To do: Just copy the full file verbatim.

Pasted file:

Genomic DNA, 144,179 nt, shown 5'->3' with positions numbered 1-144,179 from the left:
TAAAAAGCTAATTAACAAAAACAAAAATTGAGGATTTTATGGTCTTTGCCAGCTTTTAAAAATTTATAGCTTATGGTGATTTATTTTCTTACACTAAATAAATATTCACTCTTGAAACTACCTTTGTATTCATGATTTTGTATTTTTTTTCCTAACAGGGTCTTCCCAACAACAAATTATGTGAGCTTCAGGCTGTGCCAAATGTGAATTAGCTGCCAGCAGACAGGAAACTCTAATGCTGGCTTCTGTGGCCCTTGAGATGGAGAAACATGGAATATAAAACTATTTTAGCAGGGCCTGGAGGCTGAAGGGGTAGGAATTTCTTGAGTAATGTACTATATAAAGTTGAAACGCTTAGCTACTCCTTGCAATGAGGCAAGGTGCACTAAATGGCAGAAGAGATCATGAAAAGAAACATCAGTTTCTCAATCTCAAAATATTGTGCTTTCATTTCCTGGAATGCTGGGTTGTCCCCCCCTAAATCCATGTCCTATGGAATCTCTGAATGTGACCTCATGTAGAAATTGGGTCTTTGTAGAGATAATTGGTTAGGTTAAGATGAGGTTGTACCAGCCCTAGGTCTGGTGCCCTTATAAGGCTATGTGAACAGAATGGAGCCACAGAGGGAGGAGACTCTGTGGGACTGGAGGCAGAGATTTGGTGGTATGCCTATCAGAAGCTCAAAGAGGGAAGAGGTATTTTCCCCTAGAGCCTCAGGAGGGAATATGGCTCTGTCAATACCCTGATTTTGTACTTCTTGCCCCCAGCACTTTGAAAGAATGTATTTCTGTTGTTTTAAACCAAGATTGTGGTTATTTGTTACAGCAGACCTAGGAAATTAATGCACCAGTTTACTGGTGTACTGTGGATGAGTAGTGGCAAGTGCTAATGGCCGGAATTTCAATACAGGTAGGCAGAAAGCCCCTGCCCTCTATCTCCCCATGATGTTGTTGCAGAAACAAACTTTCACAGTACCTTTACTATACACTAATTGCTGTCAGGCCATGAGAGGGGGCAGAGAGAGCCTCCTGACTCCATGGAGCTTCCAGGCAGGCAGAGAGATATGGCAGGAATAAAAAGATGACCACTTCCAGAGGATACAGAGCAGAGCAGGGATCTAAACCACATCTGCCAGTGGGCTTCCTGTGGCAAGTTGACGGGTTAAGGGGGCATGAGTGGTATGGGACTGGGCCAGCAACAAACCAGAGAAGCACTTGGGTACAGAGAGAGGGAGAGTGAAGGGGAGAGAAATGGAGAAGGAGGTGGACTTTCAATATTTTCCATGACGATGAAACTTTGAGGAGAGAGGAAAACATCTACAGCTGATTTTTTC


Genomic DNA, 144,179 nt, shown 5'->3' with positions numbered 1-144,179 from the left:
TAAAAAGCTAATTAACAAAAACAAAAATTGAGGATTTTATGGTCTTTGCCAGCTTTTAAAAATTTATAGCTTATGGTGATTTATTTTCTTACACTAAATAAATATTCACTCTTGAAACTACCTTTGTATTCATGATTTTGTATTTTTTTTCCTAACAGGGTCTTCCCAACAACAAATTATGTGAGCTTCAGGCTGTGCCAAATGTGAATTAGCTGCCAGCAGACAGGAAACTCTAATGCTGGCTTCTGTGGCCCTTGAGATGGAGAAACATGGAATATAAAACTATTTTAGCAGGGCCTGGAGGCTGAAGGGGTAGGAATTTCTTGAGTAATGTACTATATAAAGTTGAAACGCTTAGCTACTCCTTGCAATGAGGCAAGGTGCACTAAATGGCAGAAGAGATCATGAAAAGAAACATCAGTTTCTCAATCTCAAAATATTGTGCTTTCATTTCCTGGAATGCTGGGTTGTCCCCCCCTAAATCCATGTCCTATGGAATCTCTGAATGTGACCTCATGTAGAAATTGGGTCTTTGTAGAGATAATTGGTTAGGTTAAGATGAGGTTGTACCAGCCCTAGGTCTGGTGCCCTTATAAGGCTATGTGAACAGAATGGAGCCACAGAGGGAGGAGACTCTGTGGGACTGGAGGCAGAGATTTGGTGGTATGCCTATCAGAAGCTCAAAGAGGGAAGAGGTATTTTCCCCTAGAGCCTCAGGAGGGAATATGGCTCTGTCAATACCCTGATTTTGTACTTCTTGCCCCCAGCACTTTGAAAGAATGTATTTCTGTTGTTTTAAACCAAGATTGTGGTTATTTGTTACAGCAGACCTAGGAAATTAATGCACCAGTTTACTGGTGTACTGTGGATGAGTAGTGGCAAGTGCTAATGGCCGGAATTTCAATACAGGTAGGCAGAAAGCCCCTGCCCTCTATCTCCCCATGATGTTGTTGCAGAAACAAACTTTCACAGTACCTTTACTATACACTAATTGCTGTCAGGCCATGAGAGGGGGCAGAGAGAGCCTCCTGACTCCATGGAGCTTCCAGGCAGGCAGAGAGATATGGCAGGAATAAAAAGATGACCACTTCCAGAGGATACAGAGCAGAGCAGGGATCTAAACCACATCTGCCAGTGGGCTTCCTGTGGCAAGTTGACGGGTTAAGGGGGCATGAGTGGTATGGGACTGGGCCAGCAACAAACCAGAGAAGCACTTGGGTACAGAGAGAGGGAGAGTGAAGGGGAGAGAAATGGAGAAGGAGGTGGACTTTCAATATTTTCCATGACGATGAAACTTTGAGGAGAGAGGAAAACATCTACAGCTGATTTTTTC